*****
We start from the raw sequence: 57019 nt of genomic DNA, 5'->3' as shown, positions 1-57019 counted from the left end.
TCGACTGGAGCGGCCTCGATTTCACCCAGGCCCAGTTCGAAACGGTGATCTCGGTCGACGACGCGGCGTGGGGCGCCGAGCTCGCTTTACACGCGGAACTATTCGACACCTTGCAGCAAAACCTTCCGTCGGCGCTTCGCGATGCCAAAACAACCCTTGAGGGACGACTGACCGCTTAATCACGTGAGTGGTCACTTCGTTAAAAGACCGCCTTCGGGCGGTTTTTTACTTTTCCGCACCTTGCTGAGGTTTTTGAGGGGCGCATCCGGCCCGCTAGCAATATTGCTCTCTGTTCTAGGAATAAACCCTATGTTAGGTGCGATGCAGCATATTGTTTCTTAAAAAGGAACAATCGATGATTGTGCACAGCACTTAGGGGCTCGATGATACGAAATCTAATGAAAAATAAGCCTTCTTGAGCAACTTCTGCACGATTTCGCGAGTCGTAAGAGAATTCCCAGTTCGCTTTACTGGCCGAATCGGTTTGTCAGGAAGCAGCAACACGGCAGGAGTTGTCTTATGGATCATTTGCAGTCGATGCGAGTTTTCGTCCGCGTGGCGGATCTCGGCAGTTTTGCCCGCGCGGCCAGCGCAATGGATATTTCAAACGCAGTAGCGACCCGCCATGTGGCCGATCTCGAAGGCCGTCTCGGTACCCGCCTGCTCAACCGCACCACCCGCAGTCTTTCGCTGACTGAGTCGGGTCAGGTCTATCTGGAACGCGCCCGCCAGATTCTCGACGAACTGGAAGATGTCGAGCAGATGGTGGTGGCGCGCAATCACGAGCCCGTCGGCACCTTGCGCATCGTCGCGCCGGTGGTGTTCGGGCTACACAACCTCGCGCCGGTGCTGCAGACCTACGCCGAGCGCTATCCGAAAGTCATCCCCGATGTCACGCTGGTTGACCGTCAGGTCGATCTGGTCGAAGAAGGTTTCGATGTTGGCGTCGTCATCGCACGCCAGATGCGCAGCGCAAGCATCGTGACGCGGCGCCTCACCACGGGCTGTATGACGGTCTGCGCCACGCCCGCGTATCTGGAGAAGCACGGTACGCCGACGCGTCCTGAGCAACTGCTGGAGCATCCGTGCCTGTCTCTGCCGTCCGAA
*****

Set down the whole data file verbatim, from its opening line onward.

We start from the raw sequence: 57019 nt of genomic DNA, 5'->3' as shown, positions 1-57019 counted from the left end.
TCGACTGGAGCGGCCTCGATTTCACCCAGGCCCAGTTCGAAACGGTGATCTCGGTCGACGACGCGGCGTGGGGCGCCGAGCTCGCTTTACACGCGGAACTATTCGACACCTTGCAGCAAAACCTTCCGTCGGCGCTTCGCGATGCCAAAACAACCCTTGAGGGACGACTGACCGCTTAATCACGTGAGTGGTCACTTCGTTAAAAGACCGCCTTCGGGCGGTTTTTTACTTTTCCGCACCTTGCTGAGGTTTTTGAGGGGCGCATCCGGCCCGCTAGCAATATTGCTCTCTGTTCTAGGAATAAACCCTATGTTAGGTGCGATGCAGCATATTGTTTCTTAAAAAGGAACAATCGATGATTGTGCACAGCACTTAGGGGCTCGATGATACGAAATCTAATGAAAAATAAGCCTTCTTGAGCAACTTCTGCACGATTTCGCGAGTCGTAAGAGAATTCCCAGTTCGCTTTACTGGCCGAATCGGTTTGTCAGGAAGCAGCAACACGGCAGGAGTTGTCTTATGGATCATTTGCAGTCGATGCGAGTTTTCGTCCGCGTGGCGGATCTCGGCAGTTTTGCCCGCGCGGCCAGCGCAATGGATATTTCAAACGCAGTAGCGACCCGCCATGTGGCCGATCTCGAAGGCCGTCTCGGTACCCGCCTGCTCAACCGCACCACCCGCAGTCTTTCGCTGACTGAGTCGGGTCAGGTCTATCTGGAACGCGCCCGCCAGATTCTCGACGAACTGGAAGATGTCGAGCAGATGGTGGTGGCGCGCAATCACGAGCCCGTCGGCACCTTGCGCATCGTCGCGCCGGTGGTGTTCGGGCTACACAACCTCGCGCCGGTGCTGCAGACCTACGCCGAGCGCTATCCGAAAGTCATCCCCGATGTCACGCTGGTTGACCGTCAGGTCGATCTGGTCGAAGAAGGTTTCGATGTTGGCGTCGTCATCGCACGCCAGATGCGCAGCGCAAGCATCGTGACGCGGCGCCTCACCACGGGCTGTATGACGGTCTGCGCCACGCCCGCGTATCTGGAGAAGCACGGTACGCCGACGCGTCCTGAGCAACTGCTGGAGCATCCGTGCCTGTCTCTGCCGTCCGAA